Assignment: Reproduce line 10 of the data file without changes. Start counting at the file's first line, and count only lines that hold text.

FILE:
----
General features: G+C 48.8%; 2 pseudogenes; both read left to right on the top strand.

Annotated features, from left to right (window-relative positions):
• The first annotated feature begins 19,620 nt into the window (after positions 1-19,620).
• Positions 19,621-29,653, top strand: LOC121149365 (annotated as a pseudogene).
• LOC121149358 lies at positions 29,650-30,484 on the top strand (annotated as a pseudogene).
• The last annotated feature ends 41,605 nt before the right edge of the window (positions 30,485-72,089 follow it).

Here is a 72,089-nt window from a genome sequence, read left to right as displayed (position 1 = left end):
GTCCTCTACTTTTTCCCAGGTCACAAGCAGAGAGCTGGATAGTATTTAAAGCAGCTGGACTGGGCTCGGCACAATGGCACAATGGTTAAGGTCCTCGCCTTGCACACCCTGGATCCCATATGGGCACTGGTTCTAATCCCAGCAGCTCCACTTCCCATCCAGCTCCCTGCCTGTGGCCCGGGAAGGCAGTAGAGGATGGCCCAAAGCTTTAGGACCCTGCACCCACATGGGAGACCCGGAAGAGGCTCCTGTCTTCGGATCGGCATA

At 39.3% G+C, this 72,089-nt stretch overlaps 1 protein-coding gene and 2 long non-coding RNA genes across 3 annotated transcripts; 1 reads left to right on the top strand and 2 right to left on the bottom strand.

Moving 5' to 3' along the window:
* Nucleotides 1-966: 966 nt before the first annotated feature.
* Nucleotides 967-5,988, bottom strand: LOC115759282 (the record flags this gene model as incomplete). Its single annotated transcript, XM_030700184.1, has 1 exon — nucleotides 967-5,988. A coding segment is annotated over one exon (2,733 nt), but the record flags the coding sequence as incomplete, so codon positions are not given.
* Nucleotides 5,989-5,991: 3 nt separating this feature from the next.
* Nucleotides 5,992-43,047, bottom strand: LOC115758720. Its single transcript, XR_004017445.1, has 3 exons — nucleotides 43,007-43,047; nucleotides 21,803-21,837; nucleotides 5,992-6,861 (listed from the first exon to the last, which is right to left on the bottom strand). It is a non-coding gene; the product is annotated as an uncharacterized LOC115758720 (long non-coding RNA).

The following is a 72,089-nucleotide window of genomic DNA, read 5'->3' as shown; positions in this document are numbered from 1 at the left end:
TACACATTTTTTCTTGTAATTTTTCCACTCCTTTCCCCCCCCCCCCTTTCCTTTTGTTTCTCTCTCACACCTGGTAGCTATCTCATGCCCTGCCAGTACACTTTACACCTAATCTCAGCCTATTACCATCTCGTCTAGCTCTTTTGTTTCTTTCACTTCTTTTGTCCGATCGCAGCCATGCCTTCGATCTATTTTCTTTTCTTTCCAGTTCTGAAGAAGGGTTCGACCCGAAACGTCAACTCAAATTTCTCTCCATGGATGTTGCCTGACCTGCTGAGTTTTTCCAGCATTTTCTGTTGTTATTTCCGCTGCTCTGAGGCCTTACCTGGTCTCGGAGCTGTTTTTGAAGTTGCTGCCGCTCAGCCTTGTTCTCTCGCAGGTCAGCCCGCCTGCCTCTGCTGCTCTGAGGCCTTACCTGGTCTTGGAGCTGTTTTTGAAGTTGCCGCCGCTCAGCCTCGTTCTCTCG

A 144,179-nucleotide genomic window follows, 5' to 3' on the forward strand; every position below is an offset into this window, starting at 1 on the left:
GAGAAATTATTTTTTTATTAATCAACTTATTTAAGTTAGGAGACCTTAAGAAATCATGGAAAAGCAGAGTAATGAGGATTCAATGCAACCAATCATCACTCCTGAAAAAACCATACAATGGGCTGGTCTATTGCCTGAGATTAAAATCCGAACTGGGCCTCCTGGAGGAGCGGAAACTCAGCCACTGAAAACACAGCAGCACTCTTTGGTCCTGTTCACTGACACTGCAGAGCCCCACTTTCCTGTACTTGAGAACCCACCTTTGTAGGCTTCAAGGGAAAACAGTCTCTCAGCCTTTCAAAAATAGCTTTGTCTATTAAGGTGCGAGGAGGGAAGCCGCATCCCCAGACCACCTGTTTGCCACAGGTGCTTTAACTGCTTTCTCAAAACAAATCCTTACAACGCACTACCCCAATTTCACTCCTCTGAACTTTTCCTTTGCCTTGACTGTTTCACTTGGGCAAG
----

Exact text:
Moving 5' to 3' along the window: